Tuesday 9 June 2009, 10:04
Like so many of his predecessors, the 2009 Reith Lecturer Michael Sandel says he was "honoured and excited" when he was first asked to accept this year's Reith wreath.
Professor Sandel spent four years at Balliol College, Oxford, as a graduate student, and says he was therefore aware of what he calls the lectures' "storied tradition" from an early age.
But there is also a more profound connection between this year's laureate and the Reith Lectures' stated goal of stimulating public understanding and debate about significant issues of contemporary interest.
A highly respected political philosopher, much of Professor Sandel's work has explored themes of democracy, public philosophy and the erosion of community and moral values, areas he felt were "a good fit with the Reith tradition".
Since that earliest graduate research begun at Oxford, Professor Sandel has been adamant that his work would not remain isolated in the metaphorical academic ivory tower, but would keep one foot resolutely in the real world:
"What I have tried to retain is a connection between the abstract ideas with which political philosophers deal, and the implications of those ideas for the actual workings of politics and the lives of citizens."
He wants his work to have a direct impact on policymakers and politicians - indeed he considered standing for political office early in his career, but says ruefully that political philosophy got him "hooked" and has never since released its grip.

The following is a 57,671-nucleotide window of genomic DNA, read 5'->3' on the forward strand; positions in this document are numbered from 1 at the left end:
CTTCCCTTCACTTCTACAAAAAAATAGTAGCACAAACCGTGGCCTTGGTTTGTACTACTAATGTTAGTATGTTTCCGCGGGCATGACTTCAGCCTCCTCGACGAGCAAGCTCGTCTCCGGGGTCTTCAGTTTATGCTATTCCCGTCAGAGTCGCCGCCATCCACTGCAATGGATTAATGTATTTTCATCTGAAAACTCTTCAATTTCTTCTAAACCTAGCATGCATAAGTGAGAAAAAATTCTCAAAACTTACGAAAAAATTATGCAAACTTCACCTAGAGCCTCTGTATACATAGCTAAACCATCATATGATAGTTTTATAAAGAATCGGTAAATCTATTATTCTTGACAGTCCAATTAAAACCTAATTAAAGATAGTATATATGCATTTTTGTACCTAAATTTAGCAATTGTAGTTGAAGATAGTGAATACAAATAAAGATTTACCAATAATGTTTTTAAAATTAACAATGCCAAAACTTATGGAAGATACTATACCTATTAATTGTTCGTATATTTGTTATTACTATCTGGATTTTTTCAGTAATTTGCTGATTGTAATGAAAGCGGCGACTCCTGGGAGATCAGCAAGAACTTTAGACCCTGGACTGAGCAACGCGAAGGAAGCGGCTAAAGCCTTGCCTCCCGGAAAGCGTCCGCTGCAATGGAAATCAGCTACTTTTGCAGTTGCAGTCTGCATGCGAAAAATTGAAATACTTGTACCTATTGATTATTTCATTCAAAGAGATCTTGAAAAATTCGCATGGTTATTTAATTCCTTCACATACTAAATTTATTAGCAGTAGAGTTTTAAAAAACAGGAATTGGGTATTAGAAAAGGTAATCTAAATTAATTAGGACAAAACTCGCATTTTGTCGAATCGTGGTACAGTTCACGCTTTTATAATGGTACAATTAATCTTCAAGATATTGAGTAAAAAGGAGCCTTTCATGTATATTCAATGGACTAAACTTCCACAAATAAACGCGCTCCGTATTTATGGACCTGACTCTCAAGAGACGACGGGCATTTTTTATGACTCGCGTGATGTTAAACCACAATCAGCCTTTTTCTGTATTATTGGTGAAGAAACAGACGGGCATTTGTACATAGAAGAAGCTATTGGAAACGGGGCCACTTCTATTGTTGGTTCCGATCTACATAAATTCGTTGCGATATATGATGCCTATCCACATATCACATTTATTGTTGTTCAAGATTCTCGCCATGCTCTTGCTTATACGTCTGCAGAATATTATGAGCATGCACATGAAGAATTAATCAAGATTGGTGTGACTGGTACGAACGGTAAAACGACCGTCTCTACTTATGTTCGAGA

So the theme of this year's lectures - "A New Citzenship" - draws on a lifetime's thinking about justice, democracy and notions about what might and should constitute an idea of the "common good". We need to decide, he believes, what kind of government we want, and actively fight for it.
And he believes the current geopolitical fragility (not to mention the UK MPs' expenses scandal) makes this the perfect time for such a debate.
Indeed, he argues that the fate of democracy itself is at stake: "Unless we find a way to rejuvenate, to reinvigorate, public discourse, so that it addresses things that matter, including large moral questions, I think the frustration with politics will continue and deepen."
"Democracy should ideally be an opportunity for citizens to deliberate about the common good," he adds, "rather than to be distracted entirely by the misbehaviour of politicians."
An accomplished and celebrated lecturer, Professor Sandel relished the opportunity to explore these themes with the live audiences at each of his four lectures. But he is also looking forward to engaging with the wider audience beyond:
"Radio programmes directed not only of course to those sitting in the hall at the time but also to the general public in Britain - and through the World Service to those around the world - seem to me a really wonderful and unique opportunity to provoke discussion."
Professor Sandel is clear he does not have definitive answers to the questions his lectures will pose; but in many ways simply having the debate is the most profound response he could hope for.
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